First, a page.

Make the perfect bird spa

 

Where would we be without a refreshing drink and a good shower (or bath, if that’s more your style), especially when the weather is scorchio? It would make life rather uncomfortable wouldn’t it? Now spare a thought for our feather friends. Imagine how tough it must be for birds in the heat of summer. They may still have chicks in the nest and territories to hold onto, so they can’t go wandering large distances looking for a suitable pool. Ideally, they need a reliable supply close at hand.

But drinking and bathing is a risky business if you’re a bird. When drinking, they have to bend down to sip, so they have to lower their guard each time they do. But it’s when they’re actually bathing that they are at most risk – their feathers are sodden with the water, and the sound of the splashing pricks up the ears of any nearby predator. Nevertheless, they have to do it, otherwise their feathers get dirty and dishevelled. Every bird needs its flying apparatus to be in tip-top condition, so making sure your water supply is in a safe place is really important.

Providing the perfect birdbath can be one of the best things you can do for wildlife in the garden, and one of the most rewarding, too. To see a stream of bathing beauties drop by to quench their thirst or for a full-on splash-about is great fun.

What birds really want from a birdbath is something that is like a wide, shallow puddle. That way, they won’t get out of their depth, there’s plenty of space to flap about, and every chance to do it in the company of others, which is always safer.

 

Step by step

  1. The simplest way to make a birdbath is to recycle an old upturned dustbin lid, one of those made from galvanised steel (so that it doesn’t rust).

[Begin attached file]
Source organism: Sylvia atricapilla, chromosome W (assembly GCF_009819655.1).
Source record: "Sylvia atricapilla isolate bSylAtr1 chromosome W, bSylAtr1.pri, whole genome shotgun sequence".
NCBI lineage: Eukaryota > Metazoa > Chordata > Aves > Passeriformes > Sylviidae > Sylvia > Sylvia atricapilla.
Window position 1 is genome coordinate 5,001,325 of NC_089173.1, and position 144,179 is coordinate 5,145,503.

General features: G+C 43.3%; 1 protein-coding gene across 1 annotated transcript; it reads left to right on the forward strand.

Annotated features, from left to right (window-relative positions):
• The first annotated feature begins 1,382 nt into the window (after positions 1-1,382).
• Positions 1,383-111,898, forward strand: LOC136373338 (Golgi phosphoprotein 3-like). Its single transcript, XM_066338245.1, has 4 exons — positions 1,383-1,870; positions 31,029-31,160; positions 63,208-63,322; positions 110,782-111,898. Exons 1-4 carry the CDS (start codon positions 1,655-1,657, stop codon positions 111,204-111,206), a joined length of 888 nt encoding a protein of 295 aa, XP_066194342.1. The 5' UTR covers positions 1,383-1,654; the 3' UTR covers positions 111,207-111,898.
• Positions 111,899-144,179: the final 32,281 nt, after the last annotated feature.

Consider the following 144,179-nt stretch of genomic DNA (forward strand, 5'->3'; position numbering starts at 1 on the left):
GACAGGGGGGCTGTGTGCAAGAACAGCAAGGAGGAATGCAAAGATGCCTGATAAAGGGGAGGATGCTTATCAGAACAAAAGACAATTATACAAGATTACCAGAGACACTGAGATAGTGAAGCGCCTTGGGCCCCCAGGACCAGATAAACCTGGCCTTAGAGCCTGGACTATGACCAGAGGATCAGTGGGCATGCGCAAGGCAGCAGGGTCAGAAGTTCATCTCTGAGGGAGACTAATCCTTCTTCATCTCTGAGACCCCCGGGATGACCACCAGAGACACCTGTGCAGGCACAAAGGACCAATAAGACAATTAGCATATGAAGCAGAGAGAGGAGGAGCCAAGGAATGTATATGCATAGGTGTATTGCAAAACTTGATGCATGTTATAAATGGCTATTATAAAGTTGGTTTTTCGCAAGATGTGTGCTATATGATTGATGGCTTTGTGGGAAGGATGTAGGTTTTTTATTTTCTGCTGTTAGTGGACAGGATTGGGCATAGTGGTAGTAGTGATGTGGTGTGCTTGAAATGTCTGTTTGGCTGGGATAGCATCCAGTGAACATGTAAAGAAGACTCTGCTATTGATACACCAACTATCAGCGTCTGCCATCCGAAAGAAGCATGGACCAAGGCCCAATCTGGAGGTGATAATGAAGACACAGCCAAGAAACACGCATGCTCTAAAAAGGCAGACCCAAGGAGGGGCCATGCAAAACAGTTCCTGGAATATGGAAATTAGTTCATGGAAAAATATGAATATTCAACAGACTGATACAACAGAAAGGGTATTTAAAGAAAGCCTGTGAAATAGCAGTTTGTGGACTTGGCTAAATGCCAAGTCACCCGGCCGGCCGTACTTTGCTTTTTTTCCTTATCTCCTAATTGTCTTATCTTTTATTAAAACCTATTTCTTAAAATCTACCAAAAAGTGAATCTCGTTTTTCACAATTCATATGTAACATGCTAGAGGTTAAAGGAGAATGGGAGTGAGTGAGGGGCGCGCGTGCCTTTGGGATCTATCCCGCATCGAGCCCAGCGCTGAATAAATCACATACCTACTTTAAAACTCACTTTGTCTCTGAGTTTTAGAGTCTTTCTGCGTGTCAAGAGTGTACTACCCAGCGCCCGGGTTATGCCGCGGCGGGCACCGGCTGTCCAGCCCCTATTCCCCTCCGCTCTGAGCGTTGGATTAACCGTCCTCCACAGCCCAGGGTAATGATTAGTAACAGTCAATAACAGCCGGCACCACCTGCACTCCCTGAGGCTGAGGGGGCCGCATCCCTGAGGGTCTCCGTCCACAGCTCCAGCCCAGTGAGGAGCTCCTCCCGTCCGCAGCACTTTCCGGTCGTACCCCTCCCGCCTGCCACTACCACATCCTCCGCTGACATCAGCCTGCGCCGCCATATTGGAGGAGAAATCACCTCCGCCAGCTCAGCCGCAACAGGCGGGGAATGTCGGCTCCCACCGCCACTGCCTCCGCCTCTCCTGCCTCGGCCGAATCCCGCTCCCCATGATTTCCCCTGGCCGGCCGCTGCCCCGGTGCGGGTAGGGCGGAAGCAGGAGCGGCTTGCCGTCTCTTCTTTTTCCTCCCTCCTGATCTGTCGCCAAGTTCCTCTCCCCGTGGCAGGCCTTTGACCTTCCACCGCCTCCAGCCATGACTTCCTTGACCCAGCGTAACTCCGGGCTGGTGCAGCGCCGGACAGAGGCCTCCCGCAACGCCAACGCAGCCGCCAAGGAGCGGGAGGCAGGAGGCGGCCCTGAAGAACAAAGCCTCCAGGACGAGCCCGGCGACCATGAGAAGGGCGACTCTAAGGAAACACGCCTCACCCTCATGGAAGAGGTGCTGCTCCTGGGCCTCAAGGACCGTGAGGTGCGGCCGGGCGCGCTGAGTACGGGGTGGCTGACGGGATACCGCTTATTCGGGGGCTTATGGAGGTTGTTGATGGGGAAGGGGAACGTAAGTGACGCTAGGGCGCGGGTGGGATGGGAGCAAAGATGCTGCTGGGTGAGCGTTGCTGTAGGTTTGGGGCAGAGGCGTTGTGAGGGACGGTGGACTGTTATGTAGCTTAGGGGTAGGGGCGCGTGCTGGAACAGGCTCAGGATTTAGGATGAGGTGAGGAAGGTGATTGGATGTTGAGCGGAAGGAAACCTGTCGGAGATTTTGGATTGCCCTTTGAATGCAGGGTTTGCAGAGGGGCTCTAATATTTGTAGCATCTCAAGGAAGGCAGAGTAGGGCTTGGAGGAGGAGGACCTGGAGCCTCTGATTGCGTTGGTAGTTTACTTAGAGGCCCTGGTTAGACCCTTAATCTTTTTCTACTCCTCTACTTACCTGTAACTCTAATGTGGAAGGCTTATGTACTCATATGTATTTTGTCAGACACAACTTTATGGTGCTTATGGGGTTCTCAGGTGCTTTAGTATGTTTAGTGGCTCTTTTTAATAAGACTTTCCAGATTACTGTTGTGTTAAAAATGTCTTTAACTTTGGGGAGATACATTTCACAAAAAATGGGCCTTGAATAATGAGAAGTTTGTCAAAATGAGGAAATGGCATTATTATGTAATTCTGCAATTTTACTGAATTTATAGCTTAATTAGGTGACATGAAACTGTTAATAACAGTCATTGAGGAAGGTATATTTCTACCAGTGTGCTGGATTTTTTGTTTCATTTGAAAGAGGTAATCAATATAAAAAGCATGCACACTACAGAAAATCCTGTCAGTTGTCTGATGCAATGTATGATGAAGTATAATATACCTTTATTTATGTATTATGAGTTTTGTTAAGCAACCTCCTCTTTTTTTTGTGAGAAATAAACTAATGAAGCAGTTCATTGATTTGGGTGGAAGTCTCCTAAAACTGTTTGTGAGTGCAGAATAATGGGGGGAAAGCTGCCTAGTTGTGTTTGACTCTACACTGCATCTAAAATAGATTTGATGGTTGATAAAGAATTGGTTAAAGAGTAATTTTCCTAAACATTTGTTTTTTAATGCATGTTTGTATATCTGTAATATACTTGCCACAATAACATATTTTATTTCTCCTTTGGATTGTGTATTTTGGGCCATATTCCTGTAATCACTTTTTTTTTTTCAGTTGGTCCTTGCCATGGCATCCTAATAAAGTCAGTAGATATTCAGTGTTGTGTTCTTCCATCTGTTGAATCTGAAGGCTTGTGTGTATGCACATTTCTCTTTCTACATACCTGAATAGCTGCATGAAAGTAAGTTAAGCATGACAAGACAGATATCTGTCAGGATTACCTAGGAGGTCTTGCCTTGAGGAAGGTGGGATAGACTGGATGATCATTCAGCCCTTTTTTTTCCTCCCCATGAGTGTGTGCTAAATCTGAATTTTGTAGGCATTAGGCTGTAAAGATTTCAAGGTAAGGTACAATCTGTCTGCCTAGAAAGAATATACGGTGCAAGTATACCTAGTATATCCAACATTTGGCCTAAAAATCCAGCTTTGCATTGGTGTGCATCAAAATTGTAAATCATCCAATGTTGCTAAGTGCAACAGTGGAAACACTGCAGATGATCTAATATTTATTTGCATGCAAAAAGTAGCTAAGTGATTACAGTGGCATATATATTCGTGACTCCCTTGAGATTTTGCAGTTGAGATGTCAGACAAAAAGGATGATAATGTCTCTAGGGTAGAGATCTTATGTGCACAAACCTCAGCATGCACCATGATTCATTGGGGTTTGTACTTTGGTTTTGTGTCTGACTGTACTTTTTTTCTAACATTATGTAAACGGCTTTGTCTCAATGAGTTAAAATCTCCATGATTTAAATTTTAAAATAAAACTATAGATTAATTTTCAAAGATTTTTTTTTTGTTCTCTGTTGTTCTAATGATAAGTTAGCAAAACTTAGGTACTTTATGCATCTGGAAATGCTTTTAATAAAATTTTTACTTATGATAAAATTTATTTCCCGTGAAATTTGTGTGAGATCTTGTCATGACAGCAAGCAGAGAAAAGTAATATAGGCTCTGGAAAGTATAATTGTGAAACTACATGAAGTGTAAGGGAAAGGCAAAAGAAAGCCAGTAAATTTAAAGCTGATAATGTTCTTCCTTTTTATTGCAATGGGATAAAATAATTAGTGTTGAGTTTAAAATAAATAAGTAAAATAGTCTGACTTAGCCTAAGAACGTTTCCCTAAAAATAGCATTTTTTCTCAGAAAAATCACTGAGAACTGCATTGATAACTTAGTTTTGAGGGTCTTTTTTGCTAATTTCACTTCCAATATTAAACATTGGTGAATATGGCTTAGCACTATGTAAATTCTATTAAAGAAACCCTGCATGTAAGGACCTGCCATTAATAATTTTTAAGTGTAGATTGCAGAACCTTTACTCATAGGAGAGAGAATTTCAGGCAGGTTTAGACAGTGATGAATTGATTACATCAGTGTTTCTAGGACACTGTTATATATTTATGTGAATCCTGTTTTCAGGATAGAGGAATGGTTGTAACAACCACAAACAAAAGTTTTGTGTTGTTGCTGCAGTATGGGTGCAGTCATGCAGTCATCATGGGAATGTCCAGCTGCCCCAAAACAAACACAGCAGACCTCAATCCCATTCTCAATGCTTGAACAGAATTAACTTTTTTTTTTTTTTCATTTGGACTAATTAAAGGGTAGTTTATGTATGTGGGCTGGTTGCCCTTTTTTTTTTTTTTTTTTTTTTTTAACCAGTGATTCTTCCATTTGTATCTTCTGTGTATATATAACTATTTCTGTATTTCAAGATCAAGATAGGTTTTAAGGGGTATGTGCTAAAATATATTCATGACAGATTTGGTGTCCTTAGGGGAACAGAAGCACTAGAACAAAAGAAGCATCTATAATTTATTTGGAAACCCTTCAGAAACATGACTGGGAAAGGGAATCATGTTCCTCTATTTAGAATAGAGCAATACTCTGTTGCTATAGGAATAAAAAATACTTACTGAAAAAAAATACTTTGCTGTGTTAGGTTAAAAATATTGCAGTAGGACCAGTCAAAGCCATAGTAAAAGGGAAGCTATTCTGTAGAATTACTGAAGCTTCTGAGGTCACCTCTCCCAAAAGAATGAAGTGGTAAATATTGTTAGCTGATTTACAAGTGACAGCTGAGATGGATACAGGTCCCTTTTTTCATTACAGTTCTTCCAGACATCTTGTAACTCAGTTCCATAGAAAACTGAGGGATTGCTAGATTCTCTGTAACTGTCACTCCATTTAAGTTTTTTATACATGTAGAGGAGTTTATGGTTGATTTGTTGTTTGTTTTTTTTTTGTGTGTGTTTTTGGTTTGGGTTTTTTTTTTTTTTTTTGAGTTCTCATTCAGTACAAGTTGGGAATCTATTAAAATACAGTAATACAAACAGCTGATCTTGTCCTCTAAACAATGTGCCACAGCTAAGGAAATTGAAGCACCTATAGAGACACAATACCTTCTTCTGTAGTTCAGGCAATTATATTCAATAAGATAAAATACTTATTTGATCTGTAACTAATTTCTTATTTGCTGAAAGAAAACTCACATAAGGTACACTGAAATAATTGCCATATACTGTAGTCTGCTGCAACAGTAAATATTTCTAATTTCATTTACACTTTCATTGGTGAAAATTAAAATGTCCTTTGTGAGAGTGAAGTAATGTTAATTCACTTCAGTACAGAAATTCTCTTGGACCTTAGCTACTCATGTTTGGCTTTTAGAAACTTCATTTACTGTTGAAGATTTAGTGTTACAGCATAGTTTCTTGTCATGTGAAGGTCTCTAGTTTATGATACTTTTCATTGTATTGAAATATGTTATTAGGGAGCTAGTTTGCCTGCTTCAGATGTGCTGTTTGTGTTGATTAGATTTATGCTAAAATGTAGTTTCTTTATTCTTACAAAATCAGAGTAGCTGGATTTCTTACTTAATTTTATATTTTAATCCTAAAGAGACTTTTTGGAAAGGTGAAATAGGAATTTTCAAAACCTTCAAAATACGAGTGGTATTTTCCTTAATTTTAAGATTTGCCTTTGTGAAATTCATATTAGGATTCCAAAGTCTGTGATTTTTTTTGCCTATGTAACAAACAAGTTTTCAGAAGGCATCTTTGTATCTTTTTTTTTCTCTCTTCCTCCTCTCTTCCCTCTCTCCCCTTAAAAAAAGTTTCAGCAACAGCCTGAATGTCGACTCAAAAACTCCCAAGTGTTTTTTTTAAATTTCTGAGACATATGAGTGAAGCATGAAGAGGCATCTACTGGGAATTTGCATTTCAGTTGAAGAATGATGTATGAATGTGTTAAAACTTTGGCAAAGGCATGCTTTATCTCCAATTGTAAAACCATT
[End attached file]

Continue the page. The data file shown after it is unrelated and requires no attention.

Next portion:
2. Find a suitable location in the garden where the birds will be safe. A good choice is on an open flat area, where the birds can dash into nearby thick bushes, but not so close that a cat could hide undercover and pounce. Make sure you can see it, too, so that you get to enjoy all the action!
  3. Rest the dustbin lid upside down on top of four bricks.
  4. If you want, you can put some washed shingle and a rock or two in the base of the birdbath to give the birds more grip.
  5. Then just add water – it doesn’t matter if it is tap water or rainwater.

Keeping it clean

You will need to wash the birdbath out on a regular basis, as you will find that the water quickly becomes dirty. In summer, it is also likely to turn green or red with algae – don’t worry, this is to be expected, but is a sign to clean it out.

A sploosh with a hose and scrub with a brush will get rid of most of the dirt. You can also use a weak disinfectant solution or spray, but make sure you swill it thoroughly afterwards. Once in a while, I also like to empty the birdbath completely on a hot sunny day and allow it to bake dry for an hour or two to kill any pathogen.

What to look for

Likely bathers include blackbirds, robins, house sparrows, blue tits, and great tits. The biggest splashers are starlings, who are so enthusiastic that water sprays everywhere.

It’s such a simple thing to offer, but so effective. And you’ll have happy – and clean – feathered friends as a result!